Inside: Tips for self-care for moms in collaboration with guest poster, Rocio Espinoza. Pandemic parenting is tough, taking time for yourself, even just a little bit isn’t selfish – it’s necessary.
During the pandemic, navigating through everyday life will, at times, feel like attempting to navigate a rudderless lifeboat in the middle of the ocean. Or to put it in very relatable terms, desperately searching Netflix for the show your child is crying for, “the one with the dog and the people! Nooooo, not that one. There were people, and they talked. You know, that one!”
Feelings of frustration, loneliness, distress, fear, and anxiety have thrown us all into a tailspin. Add in parenting, work from home with kids, and homeschooling, and wow…it’s in a word, exhausting.
That’s where self-care has to come in. And we know, we know, self-care? Who has time for self-care?
But taking care of yourself doesn’t need to take a big chunk of your day – 10, 20, or 30 minutes (the dream!) will do it, and in this time you can do the little things that help avoid burnout and recharge your body and mind. When you are caring for others, you can’t support them if you are exhausted and feeling stressed. You’ve heard it before but we’ll say it again, you can’t pour from an empty cup!
Self-care is caring for those you love too.
Why Self-Care Matters
Do you need a little more convincing that self-care is critical and not just a nice to have? Read on!
First of all, think about your mental health. Mental health impacts how we relate to others and how we manage stress. When we’re burnt to a crisp, it shows in how we parent, in our relationships, and with our coworkers. Short tempers, terse words, less empathy… It’s not a good look.
Keep in mind that neglecting mental health can manifest itself in physical symptoms too. You might experience symptoms like headaches, tiredness (yes, even more tiredness), insomnia, increases in blood pressure, and muscle tension. Yikes…
While it can be overwhelming, trying to invest in at least a few minutes of care for yourself each day is like eating an apple to keep the doctor away. (But if you need the doctor – do that too!)
10 Ideas for Realistic Self-Care for Moms
Lots of articles on self-care for moms will be telling you to go take a nice long bubble bath for self-care. There’s nothing wrong with that, but there has to be another option right? And do those people have MUCH nicer bathtubs than us?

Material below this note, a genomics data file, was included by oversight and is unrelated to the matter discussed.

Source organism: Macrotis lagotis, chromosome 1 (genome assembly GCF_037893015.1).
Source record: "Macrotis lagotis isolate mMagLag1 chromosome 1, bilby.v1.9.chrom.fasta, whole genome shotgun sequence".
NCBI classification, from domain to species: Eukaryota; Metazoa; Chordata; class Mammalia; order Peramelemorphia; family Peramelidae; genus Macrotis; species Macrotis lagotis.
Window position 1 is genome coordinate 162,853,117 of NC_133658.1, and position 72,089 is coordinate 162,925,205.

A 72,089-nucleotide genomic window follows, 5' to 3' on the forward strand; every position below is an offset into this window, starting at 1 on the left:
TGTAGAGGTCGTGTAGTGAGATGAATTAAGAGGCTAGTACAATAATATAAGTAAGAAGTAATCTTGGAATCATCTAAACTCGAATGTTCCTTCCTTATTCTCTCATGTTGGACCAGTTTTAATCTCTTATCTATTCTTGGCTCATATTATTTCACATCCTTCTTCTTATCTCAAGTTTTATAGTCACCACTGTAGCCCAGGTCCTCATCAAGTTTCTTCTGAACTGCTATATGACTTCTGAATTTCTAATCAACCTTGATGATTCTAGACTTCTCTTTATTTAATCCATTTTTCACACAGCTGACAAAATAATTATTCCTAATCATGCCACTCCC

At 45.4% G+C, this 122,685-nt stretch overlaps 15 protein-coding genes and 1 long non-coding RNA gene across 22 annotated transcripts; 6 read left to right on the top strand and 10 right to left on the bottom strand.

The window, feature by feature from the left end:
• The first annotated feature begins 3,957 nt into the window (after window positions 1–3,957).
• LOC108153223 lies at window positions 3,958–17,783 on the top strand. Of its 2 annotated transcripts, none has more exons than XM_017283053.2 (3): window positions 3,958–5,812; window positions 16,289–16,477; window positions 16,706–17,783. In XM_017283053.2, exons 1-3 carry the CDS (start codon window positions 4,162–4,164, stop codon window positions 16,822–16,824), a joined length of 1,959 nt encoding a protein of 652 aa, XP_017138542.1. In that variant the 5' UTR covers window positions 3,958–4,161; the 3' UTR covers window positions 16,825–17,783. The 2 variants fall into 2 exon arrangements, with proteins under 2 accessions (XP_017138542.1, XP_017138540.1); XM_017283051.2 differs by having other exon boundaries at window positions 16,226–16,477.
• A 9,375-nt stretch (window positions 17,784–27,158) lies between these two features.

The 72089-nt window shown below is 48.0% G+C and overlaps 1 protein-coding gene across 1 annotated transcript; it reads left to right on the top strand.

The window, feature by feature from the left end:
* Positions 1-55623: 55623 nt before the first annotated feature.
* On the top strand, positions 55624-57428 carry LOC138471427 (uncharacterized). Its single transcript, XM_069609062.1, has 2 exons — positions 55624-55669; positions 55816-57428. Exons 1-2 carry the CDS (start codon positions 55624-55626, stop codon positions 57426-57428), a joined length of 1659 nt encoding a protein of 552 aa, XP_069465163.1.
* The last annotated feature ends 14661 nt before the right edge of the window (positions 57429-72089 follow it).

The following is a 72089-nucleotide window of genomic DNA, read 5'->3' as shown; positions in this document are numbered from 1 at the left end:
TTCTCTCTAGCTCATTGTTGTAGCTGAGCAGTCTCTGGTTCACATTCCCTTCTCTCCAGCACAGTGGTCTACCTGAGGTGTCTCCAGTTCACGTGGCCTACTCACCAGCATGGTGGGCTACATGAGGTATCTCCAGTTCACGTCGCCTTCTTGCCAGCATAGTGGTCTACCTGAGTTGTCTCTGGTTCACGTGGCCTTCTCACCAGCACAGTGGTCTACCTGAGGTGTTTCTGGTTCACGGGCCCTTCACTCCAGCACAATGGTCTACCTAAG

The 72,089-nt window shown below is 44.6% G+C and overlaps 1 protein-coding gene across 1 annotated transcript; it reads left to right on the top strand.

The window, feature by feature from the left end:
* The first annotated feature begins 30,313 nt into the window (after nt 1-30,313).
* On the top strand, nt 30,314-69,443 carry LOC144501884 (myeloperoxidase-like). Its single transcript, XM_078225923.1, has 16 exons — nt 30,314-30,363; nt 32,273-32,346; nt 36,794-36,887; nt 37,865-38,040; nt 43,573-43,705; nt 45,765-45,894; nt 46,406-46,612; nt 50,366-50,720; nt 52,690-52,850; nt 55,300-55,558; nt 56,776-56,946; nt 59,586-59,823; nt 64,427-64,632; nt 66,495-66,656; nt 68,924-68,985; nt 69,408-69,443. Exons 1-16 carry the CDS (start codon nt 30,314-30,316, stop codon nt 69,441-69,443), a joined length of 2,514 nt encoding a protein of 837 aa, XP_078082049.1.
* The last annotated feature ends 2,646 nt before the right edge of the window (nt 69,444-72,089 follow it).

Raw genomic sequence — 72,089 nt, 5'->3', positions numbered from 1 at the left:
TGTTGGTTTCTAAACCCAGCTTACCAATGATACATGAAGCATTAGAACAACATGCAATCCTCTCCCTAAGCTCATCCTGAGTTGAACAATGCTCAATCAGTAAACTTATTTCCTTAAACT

Sitting in a bath that stays warm for about 5 minutes surrounded by rubber duckies, in a bathroom without a reliable lock, doesn’t sound super appealing. Neither does staring at the sink that we should have cleaned yesterday…
Yoga class and coffee with friends sounds nice, but that’s not really an option right now as we all stick close to home. A vacation sounds even better but again, time, money, and well (gestures around to everything in the world.)
So let’s get realistic. What can you do for self-care that fits into your regular routine, or during naptime, after the kids go to bed, or while the kids are on their screens. Pick an idea or two from this list and it will pay huge dividends in a small amount of time.
This post contains affiliate links. As an affiliate, I earn a commission on qualifying purchases.
1. Practice Healthy Habits
Treating your body well and incorporating healthy practices to avoid getting sick is a big part of self-care.
Start with the simple things like keeping the hand sanitizer stocked in your bag (this one has a great pocket for it!) and wearing a mask. Your family needs you healthy, YOU need you healthy.
Then think about your nutrition. High-fat, high-carb, high-sugar comfort foods are delicious, but not the fuel the body requires to function optimally. We’re not going to tell you to swear off sugar and carbs, because that’s not happening over here either, but subbing in the healthy stuff will make your body feel better.
Try a handful of blueberries instead of cookies. Substitute the soda with water. Same amount of time used, or less, and you’ve officially checked a self-care box.
2. Recognize Your Emotions
Taking the time to recognize your emotions is one simple step you can take to take care of your mental, physical, and emotional health. Your feelings are real and valid and we have lots of them right now.
Some folks find it helpful to track their moods so that they can identity triggers. For others, seeing a therapist as part of their self-care routine is the right way to go. A trained professional (in person or online) can make a huge difference in helping you to put language around your feelings, air them out, and find tools to manage stress.
Or your self-care routine could look like coming up with a strategy for when someone in your house is pushing your buttons. Walking away for five minutes and sitting in your bedroom pretending to fold laundry doesn’t look like glamorous self-care, but it counts.
3. Take a Break to Breathe
We know, “breathing” as a self-care? That’s just survival stuff. But deep breathing is a bit different.